(Pictured: Sarah Pursley and her daughter, Jasmine)
Please tell us about your daughter.
My daughter’s name is Jasmine Winter, and she is 24 years old.
What degree(s) did you graduate with and where did you go to school?
Bachelor of Arts in Chemistry, University of Arkansas 2010
Doctorate of Medicine, Ross University School of Medicine 05/2012-11/2016
Residency – Oklahoma University Health and Sciences Center 07/2017-06/2020
How did your pursuit of a college education influence your children or other family members?
My daughter is pursuing her master’s degree in Taipei, Taiwan beginning in 08/2020. She graduated in 05/2019 from the University of Arkansas with a Bachelor of Arts degree with majors in international studies and East Asian studies, and with minors in Chinese, Japanese, and international business.
What has been the most rewarding thing about having your degree?
Telling others my story and inspiring them to work hard for their own dreams. Realizing that I am finally at the end of the tunnel after 12 years, and the light is so bright! All of my dreams are actually coming true, and it’s an amazing thing to watch.
What or who kept you motivated during your time as an SPSF scholarship recipient? How did SPSF NWA contribute to that motivation?
When I was a SPSF NWA recipient, I was motivated by dreams I planned to create for me and my daughter’s future, by promises I made to impoverished children in villages overseas, by the faith and hope the staff placed in me at SPSF NWA and by reporting my grades to them every semester, I knew that I couldn’t let them down. In medical school my parents placed great faith in me and co-signed my student loans with their home as equity, paid for my board exams ($2000) yearly, and supported mine and Jasmine’s living expenses at times. There is no greater responsibility I have than paying off this $500,000 in medical school loans. I just want to add that I entered medical school with $0 in student loans after graduating with my bachelor’s because of the scholarship, but I already have a plan to pay off all of my debts in the next 3 years due to the salary I will be receiving starting in July 2020.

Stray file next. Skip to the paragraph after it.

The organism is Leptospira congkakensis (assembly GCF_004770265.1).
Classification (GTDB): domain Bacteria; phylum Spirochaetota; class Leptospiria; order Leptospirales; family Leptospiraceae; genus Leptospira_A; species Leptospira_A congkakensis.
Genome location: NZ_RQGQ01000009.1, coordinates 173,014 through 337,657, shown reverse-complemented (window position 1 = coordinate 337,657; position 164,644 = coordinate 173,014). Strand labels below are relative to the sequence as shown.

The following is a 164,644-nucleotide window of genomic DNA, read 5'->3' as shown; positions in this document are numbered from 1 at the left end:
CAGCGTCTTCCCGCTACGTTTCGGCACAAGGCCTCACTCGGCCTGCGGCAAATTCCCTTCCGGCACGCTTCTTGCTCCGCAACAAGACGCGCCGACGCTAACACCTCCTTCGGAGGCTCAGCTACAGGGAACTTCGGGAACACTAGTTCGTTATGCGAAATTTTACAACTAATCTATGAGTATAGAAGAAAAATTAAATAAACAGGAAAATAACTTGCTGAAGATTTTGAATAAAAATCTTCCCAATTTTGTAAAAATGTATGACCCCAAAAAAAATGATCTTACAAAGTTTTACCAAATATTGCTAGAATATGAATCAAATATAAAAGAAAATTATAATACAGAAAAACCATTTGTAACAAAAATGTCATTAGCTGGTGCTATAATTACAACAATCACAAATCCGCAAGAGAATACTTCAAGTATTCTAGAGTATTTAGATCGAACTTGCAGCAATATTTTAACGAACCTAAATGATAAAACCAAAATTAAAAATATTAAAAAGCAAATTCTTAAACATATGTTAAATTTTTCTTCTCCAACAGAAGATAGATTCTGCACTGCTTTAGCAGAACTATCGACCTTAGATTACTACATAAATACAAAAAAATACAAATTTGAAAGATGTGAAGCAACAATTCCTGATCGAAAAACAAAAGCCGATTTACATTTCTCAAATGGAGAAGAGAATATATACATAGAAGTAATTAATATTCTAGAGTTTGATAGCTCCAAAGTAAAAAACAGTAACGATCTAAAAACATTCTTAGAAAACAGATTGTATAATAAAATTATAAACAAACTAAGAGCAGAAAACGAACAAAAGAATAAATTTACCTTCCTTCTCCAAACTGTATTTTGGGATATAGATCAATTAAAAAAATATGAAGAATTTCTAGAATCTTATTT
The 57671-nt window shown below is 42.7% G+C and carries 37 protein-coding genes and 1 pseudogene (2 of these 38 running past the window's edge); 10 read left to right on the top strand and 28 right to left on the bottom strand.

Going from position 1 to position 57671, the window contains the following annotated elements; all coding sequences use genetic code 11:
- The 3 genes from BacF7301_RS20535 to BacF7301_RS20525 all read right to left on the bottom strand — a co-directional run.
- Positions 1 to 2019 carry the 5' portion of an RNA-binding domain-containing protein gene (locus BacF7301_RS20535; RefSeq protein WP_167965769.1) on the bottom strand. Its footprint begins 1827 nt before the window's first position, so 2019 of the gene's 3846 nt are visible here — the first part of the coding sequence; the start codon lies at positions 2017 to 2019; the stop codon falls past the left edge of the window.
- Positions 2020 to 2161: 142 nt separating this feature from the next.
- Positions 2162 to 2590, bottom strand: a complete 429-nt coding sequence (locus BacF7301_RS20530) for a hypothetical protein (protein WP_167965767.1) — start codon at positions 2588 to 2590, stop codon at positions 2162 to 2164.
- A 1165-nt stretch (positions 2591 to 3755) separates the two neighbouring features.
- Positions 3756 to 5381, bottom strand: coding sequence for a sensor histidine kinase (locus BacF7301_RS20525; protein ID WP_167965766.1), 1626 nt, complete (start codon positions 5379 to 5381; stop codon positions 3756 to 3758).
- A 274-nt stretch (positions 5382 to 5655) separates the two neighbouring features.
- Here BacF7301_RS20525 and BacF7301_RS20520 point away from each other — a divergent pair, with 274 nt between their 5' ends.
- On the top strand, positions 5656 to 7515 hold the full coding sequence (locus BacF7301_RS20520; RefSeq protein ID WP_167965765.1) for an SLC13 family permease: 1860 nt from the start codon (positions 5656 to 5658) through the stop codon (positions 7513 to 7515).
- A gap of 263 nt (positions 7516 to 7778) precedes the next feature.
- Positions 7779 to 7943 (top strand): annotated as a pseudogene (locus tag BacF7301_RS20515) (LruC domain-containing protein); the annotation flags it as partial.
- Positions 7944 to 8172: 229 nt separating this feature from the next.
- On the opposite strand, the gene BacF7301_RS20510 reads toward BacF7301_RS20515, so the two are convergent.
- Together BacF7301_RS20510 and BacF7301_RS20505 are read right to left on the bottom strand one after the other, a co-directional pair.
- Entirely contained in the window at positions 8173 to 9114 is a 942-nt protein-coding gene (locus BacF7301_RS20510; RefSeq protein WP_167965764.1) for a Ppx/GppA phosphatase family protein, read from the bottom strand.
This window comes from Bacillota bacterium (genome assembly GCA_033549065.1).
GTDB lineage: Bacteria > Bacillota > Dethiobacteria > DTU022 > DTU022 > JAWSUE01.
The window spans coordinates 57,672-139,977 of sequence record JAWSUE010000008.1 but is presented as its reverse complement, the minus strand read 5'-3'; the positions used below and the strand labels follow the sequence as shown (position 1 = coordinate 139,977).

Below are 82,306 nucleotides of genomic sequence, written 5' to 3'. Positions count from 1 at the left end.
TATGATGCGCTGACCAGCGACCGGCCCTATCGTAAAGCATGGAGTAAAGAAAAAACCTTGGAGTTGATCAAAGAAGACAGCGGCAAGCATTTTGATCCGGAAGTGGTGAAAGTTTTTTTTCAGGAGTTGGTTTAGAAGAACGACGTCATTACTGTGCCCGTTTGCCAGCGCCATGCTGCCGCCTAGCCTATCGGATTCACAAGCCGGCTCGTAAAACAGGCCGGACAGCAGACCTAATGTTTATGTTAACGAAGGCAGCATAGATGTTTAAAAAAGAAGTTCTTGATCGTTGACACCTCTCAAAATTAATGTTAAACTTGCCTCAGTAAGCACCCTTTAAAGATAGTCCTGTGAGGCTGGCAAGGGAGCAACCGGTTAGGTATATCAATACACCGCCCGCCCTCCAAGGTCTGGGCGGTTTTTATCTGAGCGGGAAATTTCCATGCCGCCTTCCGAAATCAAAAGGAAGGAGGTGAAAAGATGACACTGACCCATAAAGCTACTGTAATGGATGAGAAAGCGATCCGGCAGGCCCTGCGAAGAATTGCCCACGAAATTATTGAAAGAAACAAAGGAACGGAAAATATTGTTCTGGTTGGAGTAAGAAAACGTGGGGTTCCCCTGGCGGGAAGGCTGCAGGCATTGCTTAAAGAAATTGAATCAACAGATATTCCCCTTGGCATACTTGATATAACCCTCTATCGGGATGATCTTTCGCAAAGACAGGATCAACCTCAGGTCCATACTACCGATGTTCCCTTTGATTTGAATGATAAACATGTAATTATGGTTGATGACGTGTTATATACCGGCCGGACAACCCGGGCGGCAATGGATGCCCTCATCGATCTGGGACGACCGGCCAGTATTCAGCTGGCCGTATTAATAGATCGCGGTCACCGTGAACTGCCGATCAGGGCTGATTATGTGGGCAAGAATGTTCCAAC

What has changed most for you and your family now that you are no longer in school?
Being a resident feels as though I’m still in school; however, I am currently being pursued by hospitals all over the country for when I finish residency in June 2020. I am being flown to cities where I am picking up a rental car, staying in the best hotels, and taken to the best restaurants to discuss moving to their locations– all paid for by the hospitals. I am taking my daughter to an interview/offer this week and spending an extra day skiing with her in Tahoe! I was discussing with my daughter the weird position that we find ourselves in this year, which is that we will become 1st time home owners, and our first home will also be the most amazing house that we could have ever dreamed about due to my salary and bonuses that start in July 2020. Making 15k every 2 weeks is difficult to fathom until you reach it, suddenly, after 12 years of waiting and working so hard.
What was the most beneficial part of being a SPSF NWA scholarship recipient?
I think the high expectations that I was given, the huge amounts of encouragement that the staff provided, and the accountability factor were the best parts of being an SPSF NWA scholarship recipient.
What does Jasmine want to do when she graduates?
I think she is still trying to figure that out. I think she wants to be an ambassador.
What is your favorite SPSF NWA memory?
My favorite memory is Jasmine speaking at the annual fundraising event, Spark of Hope. We continue to be grateful for these memories.
What do you consider to be your greatest accomplishment since completing your degree?
I think it is learning how to listen to patients and help them get through the hardest days of their lives as often happens when a person is in the hospital.
Looking back, was there one skill that you learned that was particularly useful, either in college or in the professional world?
I learned the skill of working tirelessly for hours, days, months, and not stopping until I really thought I had done everything I could have to prepare, and after all of that, failing! And I did it all over again except I studied even harder and longer than I thought was possible, until I made it through.
My daughter has learned how to study and work with this same discipline and her GPA of 3.8 when she graduated from the U of A with double major and a triple minor were definitely shocking for me, especially because we rarely saw each other during these years. She had done this on her own.
Is there anything else you’d like to share about your experiences?
I want to say that I failed Step 2 (one of my board exams) by 2 points the first time I took it. I seriously thought that was the end of everything. I am eternally grateful to my parents for literally looking at me that day and saying, “When and where is there a prep course for that test because you are taking it again soon!” Because of their support I took that course and got an amazing score the second time. I would not be a physician today without their encouragement during that dark time. One of the things I look forward to the most is very soon having the ability to give back to SPSF NWA. I received my first contract to review a week ago, and I will be working as a hospitalist physician with 7 days on, 7 days off. This leaves me time to set up other businesses, become a foster mother, and someday adopt children (I hope).